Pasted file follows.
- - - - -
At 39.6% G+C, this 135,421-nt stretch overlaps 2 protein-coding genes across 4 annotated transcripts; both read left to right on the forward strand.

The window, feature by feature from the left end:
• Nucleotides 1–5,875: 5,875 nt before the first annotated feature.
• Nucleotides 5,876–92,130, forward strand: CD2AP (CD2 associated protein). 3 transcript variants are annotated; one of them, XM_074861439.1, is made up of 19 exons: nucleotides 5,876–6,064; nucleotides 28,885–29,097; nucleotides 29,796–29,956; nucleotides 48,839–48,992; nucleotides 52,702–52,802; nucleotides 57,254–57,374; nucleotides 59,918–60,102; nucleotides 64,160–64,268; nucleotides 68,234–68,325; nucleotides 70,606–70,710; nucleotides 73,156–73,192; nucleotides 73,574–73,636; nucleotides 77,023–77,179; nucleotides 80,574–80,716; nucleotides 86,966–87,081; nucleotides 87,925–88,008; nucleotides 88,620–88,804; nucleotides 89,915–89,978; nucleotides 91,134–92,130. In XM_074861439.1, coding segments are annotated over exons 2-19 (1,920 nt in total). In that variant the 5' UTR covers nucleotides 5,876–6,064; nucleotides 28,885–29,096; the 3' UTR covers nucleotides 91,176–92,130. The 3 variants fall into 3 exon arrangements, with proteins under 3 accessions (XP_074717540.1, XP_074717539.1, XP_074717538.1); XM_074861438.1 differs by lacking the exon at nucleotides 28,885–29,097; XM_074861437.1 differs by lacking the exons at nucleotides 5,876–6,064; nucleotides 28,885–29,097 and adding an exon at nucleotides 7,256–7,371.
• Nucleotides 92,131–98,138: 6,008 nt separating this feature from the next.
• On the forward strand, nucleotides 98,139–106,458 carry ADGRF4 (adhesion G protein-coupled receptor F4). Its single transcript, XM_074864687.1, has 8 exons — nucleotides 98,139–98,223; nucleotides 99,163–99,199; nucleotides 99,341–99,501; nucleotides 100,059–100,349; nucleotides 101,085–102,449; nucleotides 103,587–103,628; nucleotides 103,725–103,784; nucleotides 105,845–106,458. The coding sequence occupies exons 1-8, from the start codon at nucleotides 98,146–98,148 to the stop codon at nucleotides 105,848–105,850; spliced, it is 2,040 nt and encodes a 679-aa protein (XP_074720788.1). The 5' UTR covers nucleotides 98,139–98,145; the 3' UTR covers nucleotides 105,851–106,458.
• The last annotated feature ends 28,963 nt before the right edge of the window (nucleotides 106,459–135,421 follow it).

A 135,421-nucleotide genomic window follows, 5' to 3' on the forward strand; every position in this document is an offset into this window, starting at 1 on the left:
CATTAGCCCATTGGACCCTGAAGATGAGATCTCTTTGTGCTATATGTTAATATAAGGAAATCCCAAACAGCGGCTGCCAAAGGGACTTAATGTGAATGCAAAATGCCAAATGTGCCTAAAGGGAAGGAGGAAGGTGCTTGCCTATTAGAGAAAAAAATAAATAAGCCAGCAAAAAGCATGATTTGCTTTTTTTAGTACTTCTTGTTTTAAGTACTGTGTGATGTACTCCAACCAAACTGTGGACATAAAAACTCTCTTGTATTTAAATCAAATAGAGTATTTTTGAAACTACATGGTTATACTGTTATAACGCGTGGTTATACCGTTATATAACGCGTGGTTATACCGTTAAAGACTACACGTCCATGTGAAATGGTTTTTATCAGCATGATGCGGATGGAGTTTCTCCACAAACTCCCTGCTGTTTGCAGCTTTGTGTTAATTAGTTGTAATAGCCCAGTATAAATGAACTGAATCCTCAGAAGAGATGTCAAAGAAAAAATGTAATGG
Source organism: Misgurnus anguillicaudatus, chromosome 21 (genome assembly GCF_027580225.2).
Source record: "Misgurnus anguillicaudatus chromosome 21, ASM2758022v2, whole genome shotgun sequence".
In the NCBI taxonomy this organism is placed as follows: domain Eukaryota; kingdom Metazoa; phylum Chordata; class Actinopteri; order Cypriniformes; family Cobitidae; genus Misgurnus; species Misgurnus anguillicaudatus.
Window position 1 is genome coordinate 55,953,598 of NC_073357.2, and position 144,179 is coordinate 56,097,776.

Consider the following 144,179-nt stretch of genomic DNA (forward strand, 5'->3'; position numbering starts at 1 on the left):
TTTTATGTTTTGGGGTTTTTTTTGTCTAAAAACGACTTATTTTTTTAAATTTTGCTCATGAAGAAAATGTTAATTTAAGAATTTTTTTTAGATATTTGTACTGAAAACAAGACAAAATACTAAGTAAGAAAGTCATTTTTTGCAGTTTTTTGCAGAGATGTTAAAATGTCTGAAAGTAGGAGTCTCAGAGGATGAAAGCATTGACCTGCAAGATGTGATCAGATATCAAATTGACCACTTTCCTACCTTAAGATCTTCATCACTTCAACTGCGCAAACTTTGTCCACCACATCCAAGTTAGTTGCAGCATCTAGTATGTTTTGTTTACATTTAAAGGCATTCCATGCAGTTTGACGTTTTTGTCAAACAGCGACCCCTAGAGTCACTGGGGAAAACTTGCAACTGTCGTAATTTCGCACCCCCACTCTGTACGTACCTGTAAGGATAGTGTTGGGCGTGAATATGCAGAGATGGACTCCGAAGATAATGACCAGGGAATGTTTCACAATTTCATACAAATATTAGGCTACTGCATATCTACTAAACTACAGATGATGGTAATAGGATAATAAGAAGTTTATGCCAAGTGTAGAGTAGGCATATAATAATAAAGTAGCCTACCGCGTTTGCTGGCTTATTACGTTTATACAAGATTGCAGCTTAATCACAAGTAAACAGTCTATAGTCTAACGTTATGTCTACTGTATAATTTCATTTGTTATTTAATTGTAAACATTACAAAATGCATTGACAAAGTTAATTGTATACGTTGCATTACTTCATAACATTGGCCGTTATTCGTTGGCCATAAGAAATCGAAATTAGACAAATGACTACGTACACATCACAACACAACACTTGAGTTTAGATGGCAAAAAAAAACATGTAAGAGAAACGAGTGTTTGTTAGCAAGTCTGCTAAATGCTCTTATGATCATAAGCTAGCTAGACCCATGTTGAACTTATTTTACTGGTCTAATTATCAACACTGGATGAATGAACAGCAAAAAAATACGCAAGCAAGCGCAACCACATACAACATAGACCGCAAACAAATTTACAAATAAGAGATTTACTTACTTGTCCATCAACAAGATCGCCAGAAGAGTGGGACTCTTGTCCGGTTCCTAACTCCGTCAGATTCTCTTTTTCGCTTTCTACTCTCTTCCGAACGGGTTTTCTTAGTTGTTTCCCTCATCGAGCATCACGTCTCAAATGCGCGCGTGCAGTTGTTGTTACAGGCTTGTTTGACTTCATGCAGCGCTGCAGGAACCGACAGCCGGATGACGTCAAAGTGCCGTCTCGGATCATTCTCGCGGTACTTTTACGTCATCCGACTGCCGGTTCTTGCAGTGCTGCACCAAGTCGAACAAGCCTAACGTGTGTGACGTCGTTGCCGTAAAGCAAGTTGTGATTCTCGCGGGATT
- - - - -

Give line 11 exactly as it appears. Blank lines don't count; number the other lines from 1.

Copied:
Source record: "Misgurnus anguillicaudatus chromosome 21, ASM2758022v2, whole genome shotgun sequence".